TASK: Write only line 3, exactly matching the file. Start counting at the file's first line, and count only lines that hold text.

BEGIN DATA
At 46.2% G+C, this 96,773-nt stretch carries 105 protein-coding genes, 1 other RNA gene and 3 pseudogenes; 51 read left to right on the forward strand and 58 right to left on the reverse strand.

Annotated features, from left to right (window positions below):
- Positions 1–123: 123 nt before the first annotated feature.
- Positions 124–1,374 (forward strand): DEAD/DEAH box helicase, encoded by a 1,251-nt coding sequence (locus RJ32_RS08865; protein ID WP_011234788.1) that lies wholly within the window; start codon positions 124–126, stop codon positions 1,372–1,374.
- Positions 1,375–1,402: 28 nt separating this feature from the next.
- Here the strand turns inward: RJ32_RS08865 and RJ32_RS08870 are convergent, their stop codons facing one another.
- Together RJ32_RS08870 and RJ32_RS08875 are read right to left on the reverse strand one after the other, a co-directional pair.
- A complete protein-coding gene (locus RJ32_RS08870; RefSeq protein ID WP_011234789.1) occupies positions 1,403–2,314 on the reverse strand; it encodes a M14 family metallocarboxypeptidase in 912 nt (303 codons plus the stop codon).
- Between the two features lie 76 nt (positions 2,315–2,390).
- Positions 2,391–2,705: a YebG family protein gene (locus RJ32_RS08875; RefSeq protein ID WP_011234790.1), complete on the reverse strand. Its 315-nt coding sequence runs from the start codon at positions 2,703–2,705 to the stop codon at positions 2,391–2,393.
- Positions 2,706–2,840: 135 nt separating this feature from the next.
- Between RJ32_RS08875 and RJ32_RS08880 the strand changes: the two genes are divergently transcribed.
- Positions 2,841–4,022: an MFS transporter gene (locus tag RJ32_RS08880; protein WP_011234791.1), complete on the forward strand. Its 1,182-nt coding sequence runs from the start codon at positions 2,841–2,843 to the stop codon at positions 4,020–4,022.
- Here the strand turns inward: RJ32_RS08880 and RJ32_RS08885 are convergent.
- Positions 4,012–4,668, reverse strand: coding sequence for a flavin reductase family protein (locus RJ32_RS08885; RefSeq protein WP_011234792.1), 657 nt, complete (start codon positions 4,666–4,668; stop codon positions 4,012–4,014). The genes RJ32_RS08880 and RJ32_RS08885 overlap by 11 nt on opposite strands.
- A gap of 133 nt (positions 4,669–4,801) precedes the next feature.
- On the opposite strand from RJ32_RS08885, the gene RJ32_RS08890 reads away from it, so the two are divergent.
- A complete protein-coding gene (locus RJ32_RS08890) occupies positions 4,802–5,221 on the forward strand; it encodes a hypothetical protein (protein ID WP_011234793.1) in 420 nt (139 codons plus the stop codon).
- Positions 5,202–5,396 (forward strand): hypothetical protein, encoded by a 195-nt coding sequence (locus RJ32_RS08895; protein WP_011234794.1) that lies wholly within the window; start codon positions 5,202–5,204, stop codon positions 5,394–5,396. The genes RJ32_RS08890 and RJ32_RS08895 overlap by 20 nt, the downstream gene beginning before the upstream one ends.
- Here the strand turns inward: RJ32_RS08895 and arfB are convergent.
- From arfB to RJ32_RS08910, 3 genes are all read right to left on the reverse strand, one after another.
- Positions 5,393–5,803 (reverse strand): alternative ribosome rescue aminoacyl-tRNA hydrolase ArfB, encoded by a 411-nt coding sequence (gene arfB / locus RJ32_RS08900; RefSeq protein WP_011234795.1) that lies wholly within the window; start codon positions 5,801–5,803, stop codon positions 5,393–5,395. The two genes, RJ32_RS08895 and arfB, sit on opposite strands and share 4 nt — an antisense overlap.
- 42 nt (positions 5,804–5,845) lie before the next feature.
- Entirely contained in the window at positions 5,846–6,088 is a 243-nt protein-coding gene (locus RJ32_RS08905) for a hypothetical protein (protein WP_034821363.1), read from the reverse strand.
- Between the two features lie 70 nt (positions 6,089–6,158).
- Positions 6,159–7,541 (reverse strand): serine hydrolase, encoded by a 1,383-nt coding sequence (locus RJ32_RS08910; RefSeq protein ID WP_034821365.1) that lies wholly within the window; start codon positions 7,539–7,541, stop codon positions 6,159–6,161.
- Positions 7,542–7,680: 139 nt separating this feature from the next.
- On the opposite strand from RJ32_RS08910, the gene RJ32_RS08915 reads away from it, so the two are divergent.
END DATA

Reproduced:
- Positions 1–123: 123 nt before the first annotated feature.